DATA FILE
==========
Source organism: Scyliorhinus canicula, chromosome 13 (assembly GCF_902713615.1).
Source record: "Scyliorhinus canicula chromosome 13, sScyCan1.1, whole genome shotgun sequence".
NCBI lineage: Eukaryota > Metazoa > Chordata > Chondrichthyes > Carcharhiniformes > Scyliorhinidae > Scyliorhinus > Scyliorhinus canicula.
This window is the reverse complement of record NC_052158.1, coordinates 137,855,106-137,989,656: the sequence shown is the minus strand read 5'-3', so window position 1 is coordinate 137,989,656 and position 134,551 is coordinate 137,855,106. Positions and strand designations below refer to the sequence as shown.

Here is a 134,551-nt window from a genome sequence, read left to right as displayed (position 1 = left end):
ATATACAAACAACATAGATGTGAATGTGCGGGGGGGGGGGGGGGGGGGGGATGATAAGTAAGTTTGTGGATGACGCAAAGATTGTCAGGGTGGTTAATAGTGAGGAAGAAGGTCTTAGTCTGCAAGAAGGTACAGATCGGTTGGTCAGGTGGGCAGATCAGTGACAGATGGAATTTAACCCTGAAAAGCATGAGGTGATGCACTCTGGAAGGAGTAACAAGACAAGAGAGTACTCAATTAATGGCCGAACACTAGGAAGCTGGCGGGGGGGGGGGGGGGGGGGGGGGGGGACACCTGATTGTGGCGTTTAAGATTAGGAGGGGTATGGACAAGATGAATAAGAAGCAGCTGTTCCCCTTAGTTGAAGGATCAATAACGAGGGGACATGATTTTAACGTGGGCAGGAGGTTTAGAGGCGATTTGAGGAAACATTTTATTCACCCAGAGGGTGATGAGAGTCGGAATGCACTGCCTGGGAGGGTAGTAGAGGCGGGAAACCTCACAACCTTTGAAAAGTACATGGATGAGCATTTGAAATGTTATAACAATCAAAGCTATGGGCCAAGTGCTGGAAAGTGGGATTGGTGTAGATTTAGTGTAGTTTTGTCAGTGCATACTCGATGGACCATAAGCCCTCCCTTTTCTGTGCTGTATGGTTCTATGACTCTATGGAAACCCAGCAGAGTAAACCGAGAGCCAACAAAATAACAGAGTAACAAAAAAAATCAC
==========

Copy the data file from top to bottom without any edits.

Source organism: Scyliorhinus canicula, chromosome 13 (assembly GCF_902713615.1).
Source record: "Scyliorhinus canicula chromosome 13, sScyCan1.1, whole genome shotgun sequence".
NCBI lineage: Eukaryota > Metazoa > Chordata > Chondrichthyes > Carcharhiniformes > Scyliorhinidae > Scyliorhinus > Scyliorhinus canicula.
This window is the reverse complement of record NC_052158.1, coordinates 137,855,106-137,989,656: the sequence shown is the minus strand read 5'-3', so window position 1 is coordinate 137,989,656 and position 134,551 is coordinate 137,855,106. Positions and strand designations below refer to the sequence as shown.

Here is a 134,551-nt window from a genome sequence, read left to right as displayed (position 1 = left end):
ATATACAAACAACATAGATGTGAATGTGCGGGGGGGGGGGGGGGGGGGGGATGATAAGTAAGTTTGTGGATGACGCAAAGATTGTCAGGGTGGTTAATAGTGAGGAAGAAGGTCTTAGTCTGCAAGAAGGTACAGATCGGTTGGTCAGGTGGGCAGATCAGTGACAGATGGAATTTAACCCTGAAAAGCATGAGGTGATGCACTCTGGAAGGAGTAACAAGACAAGAGAGTACTCAATTAATGGCCGAACACTAGGAAGCTGGCGGGGGGGGGGGGGGGGGGGGGGGGGGACACCTGATTGTGGCGTTTAAGATTAGGAGGGGTATGGACAAGATGAATAAGAAGCAGCTGTTCCCCTTAGTTGAAGGATCAATAACGAGGGGACATGATTTTAACGTGGGCAGGAGGTTTAGAGGCGATTTGAGGAAACATTTTATTCACCCAGAGGGTGATGAGAGTCGGAATGCACTGCCTGGGAGGGTAGTAGAGGCGGGAAACCTCACAACCTTTGAAAAGTACATGGATGAGCATTTGAAATGTTATAACAATCAAAGCTATGGGCCAAGTGCTGGAAAGTGGGATTGGTGTAGATTTAGTGTAGTTTTGTCAGTGCATACTCGATGGACCATAAGCCCTCCCTTTTCTGTGCTGTATGGTTCTATGACTCTATGGAAACCCAGCAGAGTAAACCGAGAGCCAACAAAATAACAGAGTAACAAAAAAAATCAC